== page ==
My daughter heard someone say "phone book" during a movie, turned to me and said, "What's a phone book?"
I just stared at her. Obviously she doesn't know what a phone book is, why would she? She's seven. But, for real, I live in a world where my kid doesn't know what a phone book is because phone books don't matter.
I told her a phone book was how we used to find out about things were before the internet.
I said the words "before the internet." It gave me a weird feeling. My first email account came with my enrollment in college, and I had no idea how or why I would use it. I didn't have a cell phone until I was 24 years old, and I didn't really use the internet, really, until I was 27 or so. Before that I used the internet like a phone book. That was five years ago.
Having full, cohesive memories of what the world was like before we had the internet is going to make me seem so incredibly ancient to my grandchildren that I feel really lucky, because I just made it. There were computers in my schools growing up, but we took typing, played pong, made a rocket ship out of numbers that would fly off the screen and killed friends we were on the outs with on the Oregon trial, nothing like now. Even when I was in college it wasn't usual for people to have cell phones, and a woman I graduated with was the co-author of the first published text on vlogging. Because it was new.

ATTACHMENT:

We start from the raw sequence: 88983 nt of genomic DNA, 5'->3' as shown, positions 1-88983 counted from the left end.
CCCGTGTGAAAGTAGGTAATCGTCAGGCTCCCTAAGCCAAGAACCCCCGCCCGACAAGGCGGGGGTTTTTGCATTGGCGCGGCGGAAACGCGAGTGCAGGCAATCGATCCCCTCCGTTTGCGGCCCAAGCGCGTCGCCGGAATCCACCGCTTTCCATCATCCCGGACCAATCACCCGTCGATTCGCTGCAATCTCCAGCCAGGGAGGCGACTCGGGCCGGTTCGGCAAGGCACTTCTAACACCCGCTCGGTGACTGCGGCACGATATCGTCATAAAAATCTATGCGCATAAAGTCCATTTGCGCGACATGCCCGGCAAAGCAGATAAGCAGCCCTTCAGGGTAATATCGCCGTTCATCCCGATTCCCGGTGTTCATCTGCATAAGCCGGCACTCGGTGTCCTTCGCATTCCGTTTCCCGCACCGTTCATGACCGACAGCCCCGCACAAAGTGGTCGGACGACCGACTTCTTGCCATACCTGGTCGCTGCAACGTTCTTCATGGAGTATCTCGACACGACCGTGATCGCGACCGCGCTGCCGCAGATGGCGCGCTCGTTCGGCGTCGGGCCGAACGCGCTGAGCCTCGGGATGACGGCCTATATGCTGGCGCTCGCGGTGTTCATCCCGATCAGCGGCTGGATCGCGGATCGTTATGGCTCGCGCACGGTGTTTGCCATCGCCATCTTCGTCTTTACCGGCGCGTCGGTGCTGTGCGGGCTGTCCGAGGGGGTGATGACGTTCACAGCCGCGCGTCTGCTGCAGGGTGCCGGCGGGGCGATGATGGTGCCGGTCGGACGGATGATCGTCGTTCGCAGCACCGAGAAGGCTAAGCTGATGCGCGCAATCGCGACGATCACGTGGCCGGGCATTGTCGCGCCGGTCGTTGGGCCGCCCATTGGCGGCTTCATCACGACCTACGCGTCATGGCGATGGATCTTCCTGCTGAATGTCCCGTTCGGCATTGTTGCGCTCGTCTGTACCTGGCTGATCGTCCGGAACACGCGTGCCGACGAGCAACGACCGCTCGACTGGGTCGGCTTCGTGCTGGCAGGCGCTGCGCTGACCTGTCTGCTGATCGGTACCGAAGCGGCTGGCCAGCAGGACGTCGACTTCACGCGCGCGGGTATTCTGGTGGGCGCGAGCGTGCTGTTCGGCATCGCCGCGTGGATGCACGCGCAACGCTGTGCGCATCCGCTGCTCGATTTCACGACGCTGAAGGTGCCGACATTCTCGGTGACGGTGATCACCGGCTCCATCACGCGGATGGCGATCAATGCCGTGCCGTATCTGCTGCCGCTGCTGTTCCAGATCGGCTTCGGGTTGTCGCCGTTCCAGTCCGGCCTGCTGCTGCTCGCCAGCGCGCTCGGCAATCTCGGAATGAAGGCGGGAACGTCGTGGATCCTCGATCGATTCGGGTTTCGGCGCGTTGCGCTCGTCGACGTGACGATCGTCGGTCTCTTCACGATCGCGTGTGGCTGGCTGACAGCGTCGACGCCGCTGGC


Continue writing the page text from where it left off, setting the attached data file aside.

My knee-jerk reaction is to extol the romance and splendors of a life lived unfettered by the burdens of painful, rapid-fire political news and cat pictures, but when I think about what is was like before the internet as we know it now, I think of it as being really confusing. I guess I think of it like perpetually loosing a game of Marco Polo.
You freak me out, but I'm glad you're here, Internet.